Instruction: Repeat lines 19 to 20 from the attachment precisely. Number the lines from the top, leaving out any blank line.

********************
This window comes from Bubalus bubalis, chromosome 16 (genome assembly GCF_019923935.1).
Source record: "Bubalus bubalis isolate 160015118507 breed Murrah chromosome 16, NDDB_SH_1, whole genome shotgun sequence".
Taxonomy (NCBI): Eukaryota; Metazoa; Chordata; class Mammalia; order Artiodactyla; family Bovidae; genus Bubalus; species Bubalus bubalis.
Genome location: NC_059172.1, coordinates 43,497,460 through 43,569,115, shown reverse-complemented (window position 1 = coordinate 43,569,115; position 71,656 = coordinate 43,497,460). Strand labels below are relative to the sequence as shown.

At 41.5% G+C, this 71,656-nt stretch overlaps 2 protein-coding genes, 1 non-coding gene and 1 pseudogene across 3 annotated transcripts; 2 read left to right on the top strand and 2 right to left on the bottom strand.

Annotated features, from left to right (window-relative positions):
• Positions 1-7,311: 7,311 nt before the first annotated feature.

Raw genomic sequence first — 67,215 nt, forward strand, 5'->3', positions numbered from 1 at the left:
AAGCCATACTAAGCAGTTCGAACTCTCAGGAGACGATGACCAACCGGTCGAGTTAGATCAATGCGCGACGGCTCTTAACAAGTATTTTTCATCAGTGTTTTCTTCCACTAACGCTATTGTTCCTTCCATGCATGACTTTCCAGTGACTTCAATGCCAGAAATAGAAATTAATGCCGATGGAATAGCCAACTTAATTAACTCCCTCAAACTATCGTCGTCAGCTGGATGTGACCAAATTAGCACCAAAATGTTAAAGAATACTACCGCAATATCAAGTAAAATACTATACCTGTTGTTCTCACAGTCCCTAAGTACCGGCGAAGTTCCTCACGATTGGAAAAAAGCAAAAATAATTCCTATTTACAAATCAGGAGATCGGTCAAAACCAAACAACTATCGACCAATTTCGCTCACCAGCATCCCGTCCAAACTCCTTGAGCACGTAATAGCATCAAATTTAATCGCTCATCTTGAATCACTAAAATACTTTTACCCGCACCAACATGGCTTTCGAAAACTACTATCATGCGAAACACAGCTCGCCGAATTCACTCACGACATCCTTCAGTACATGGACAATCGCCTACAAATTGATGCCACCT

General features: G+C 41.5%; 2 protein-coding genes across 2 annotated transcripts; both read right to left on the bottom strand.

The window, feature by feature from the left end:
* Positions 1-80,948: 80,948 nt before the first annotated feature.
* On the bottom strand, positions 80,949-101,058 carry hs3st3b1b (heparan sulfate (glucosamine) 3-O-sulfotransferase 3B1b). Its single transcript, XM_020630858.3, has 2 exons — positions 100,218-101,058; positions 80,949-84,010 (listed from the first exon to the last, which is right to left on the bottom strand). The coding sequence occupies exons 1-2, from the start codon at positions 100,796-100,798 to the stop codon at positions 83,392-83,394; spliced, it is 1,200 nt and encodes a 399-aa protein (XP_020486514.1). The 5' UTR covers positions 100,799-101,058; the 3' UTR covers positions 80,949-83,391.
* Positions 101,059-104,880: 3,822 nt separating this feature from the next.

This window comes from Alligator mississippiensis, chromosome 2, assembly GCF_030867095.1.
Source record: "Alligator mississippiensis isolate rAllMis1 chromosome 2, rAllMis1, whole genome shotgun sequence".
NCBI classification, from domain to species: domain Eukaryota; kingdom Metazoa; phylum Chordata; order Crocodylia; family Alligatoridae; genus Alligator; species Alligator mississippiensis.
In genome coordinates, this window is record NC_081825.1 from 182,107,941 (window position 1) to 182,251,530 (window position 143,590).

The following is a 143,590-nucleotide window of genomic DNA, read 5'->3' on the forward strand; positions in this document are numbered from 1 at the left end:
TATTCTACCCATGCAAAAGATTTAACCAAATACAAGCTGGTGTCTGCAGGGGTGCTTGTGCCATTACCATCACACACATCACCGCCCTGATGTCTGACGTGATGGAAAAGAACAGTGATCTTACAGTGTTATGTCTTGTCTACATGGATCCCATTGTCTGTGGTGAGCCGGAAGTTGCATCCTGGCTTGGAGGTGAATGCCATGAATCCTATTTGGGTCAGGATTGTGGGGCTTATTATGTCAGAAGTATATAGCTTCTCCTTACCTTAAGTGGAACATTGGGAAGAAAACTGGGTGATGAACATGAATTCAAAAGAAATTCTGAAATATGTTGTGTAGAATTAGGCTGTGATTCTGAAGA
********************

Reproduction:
The following is a 143,590-nucleotide window of genomic DNA, read 5'->3' on the forward strand; positions in this document are numbered from 1 at the left end:
TATTCTACCCATGCAAAAGATTTAACCAAATACAAGCTGGTGTCTGCAGGGGTGCTTGTGCCATTACCATCACACACATCACCGCCCTGATGTCTGACGTGATGGAAAAGAACAGTGATCTTACAGTGTTATGTCTTGTCTACATGGATCCCATTGTCTGTGGTGAGCCGGAAGTTGCATCCTGGCTTGGAGGTGAATGCCATGAATCCTATTTGGGTCAGGATTGTGGGGCTTATTATGTCAGAAGTATATAGCTTCTCCTTACCTTAAGTGGAACATTGGGAAGAAAACTGGGTGATGAACATGAATTCAAAAGAAATTCTGAAATATGTTGTGTAGAATTAGGCTGTGATTCTGAAGA